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June 2017 Archives

Shared physical custody is gaining popularity

There has been an emerging trend toward shared child custody arrangements for divorced parents. Historically, North Carolina family courts would most often award primary physical custody to the mother, with the father being given visitation rights on weekends or pursuant to another schedule. This is slowly changing.

Requirements for deducting alimony payments

North Carolina estranged couples who have concerns about how a divorce may affect their tax obligations should be aware of a decision by the United States Tax Court. The ruling established that simply giving money to an ex-spouse does not meet the criteria for an alimony deduction. It must be included in a legal separation or divorce agreement.

Child support agreements

North Carolina parents who are divorcing will likely have to deal with the issue of child support during the proceedings. They can choose to work with one another and come to an agreement, take part in alternative dispute resolution proceedings or litigate the issue with the judge making the final determination.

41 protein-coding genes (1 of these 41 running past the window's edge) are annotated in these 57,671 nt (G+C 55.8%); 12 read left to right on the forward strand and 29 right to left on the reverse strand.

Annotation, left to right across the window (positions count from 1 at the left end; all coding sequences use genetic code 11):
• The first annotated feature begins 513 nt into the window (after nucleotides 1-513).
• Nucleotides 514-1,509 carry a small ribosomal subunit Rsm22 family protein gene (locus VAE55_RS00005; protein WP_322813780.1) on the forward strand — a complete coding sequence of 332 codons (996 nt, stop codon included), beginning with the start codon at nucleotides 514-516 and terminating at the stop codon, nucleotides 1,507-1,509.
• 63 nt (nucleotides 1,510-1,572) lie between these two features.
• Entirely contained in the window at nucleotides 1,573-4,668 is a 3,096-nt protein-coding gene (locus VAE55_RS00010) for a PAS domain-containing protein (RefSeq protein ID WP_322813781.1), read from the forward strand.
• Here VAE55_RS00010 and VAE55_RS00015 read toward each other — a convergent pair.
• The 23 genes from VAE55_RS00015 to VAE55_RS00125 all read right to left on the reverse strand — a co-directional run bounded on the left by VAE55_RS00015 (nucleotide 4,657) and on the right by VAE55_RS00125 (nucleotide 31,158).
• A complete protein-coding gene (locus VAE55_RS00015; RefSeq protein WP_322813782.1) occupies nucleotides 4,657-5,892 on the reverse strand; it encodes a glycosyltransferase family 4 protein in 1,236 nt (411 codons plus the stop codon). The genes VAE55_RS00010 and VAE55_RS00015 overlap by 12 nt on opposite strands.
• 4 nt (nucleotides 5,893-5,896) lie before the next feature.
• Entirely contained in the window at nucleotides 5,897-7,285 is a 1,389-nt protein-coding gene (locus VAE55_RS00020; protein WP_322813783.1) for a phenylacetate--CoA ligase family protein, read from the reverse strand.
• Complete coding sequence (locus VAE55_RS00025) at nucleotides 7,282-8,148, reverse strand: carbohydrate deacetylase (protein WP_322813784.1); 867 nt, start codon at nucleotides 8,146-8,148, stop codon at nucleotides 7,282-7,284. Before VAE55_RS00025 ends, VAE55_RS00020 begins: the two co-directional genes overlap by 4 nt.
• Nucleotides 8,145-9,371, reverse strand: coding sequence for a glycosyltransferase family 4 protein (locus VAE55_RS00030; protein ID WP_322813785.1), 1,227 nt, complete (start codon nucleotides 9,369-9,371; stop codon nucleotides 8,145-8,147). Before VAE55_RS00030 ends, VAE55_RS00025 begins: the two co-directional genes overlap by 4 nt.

What you should know about alimony

For North Carolina couples embarking upon the divorce process, alimony figures among the numerous concerns they now face. People want to know if they will have to pay alimony or, conversely, if they may be entitled to receive payments.

Nesting concept can ease divorce transition for children

North Carolina parents who are going through a divorce could consider the concept of nesting for reducing the disturbance to the lives of their children, at least in the near term. A nesting arrangement allows children to continue to live in the family home, and the separated parents take turns living there and providing child care.

How parents can prepare children for divorce

North Carolina parents who are ending their marriage should communicate with their children about an impending divorce. Children will know that something is wrong, and talking to them about it gives them the opportunity to ask questions and express their fears. This is also a good time for parents to reassure their children that they are not responsible for the situation and that their parents will still be there for them. Parents should try to present a unified front for their children, and if children do not talk about the divorce, parents should ask them how they are feeling about it.

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